A digital painting, using Whistler’s Rainbow in DAP, of Magdalen Tower & Bridge, Oxford in Autumn. The original image and text used is from the out of copyright book “OXFORD – DESCRIBED BY F.D. HOW – PICTURED BY E.W. HASLEHUST” (Gutenberg Project)
Oxford’s most beautiful tower came into being, on the site of what had been the ancient Hospital of St. John, in 1509 as part of the college of St. Mary Magdalen.
Magdalen Tower, rising 150 feet in exquisite proportion, and standing just where the Cherwell is spanned by the well-known bridge, is in the opinion of many the fairest sight in Oxford. The way in which it springs from a pile of embattlements, and the grace of its pose and form, claim for it more than a word of admiration for its share in the adornment of Oxford.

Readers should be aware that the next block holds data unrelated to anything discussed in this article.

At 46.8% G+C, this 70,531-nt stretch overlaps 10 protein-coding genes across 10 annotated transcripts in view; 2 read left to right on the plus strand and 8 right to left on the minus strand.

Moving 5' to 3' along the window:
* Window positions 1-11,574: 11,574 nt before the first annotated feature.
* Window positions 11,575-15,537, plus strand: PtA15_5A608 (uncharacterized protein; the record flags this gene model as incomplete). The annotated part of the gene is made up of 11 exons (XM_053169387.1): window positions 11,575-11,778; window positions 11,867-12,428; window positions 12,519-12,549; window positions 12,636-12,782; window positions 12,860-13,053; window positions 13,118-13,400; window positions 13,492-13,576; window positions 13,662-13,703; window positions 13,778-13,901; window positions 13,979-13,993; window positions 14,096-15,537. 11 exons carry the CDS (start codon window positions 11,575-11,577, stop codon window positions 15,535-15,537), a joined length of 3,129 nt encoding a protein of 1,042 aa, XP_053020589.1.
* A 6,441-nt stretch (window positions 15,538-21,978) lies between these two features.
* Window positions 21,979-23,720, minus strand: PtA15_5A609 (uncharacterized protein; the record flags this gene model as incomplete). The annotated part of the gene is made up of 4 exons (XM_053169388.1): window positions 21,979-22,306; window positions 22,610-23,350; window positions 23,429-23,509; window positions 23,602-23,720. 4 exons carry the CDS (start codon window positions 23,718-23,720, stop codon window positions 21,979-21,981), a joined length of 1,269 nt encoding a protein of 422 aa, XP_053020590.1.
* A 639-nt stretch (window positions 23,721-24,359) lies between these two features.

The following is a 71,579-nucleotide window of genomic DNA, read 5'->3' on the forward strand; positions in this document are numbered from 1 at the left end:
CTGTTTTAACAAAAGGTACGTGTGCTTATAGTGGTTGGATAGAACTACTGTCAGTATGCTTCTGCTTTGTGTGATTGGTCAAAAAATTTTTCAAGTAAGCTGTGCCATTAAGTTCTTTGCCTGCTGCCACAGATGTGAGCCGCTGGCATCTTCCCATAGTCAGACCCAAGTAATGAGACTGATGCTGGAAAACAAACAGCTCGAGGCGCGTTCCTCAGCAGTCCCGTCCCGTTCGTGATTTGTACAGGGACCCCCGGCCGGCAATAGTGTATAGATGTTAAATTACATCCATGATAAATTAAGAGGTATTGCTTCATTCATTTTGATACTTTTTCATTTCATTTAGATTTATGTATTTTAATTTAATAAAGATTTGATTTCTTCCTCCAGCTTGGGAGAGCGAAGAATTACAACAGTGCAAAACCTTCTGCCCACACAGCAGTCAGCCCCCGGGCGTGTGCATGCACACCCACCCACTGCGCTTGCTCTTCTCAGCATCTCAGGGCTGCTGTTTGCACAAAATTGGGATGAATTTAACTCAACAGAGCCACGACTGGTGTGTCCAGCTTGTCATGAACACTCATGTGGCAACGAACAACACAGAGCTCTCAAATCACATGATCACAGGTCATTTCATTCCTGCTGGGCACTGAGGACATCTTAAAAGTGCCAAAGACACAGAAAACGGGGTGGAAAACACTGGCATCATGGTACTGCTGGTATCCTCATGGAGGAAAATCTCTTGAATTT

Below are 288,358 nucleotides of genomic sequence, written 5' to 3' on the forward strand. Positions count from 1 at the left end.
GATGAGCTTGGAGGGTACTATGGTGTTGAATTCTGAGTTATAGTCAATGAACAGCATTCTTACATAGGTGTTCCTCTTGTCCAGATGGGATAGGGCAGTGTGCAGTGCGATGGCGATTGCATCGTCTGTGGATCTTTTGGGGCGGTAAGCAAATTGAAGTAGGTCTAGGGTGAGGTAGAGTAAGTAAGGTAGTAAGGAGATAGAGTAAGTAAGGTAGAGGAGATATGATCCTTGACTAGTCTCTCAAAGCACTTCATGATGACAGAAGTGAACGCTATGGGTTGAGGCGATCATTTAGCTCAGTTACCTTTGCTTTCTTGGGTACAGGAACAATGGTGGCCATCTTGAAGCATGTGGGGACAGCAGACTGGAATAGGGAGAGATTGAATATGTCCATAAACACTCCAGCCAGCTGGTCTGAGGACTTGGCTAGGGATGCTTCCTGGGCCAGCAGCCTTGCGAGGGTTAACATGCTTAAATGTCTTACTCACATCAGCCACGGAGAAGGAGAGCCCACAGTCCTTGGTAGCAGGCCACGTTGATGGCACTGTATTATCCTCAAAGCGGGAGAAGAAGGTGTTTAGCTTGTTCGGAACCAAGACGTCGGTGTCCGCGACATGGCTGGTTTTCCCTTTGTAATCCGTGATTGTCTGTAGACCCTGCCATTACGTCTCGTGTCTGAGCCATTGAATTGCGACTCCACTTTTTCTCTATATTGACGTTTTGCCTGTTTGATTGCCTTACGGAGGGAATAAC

The tower contains a peal of ten bells hung for English change ringing. They were cast at a number of different foundries and the heaviest, weighing 17 cwt, was cast in 1623. The bells are rung on many occasions during the year by the Oxford Society of Change Ringers at the invitation of the college. Such occasions include significant royal and college anniversaries, and after some religious ceremonies in the College Chapel.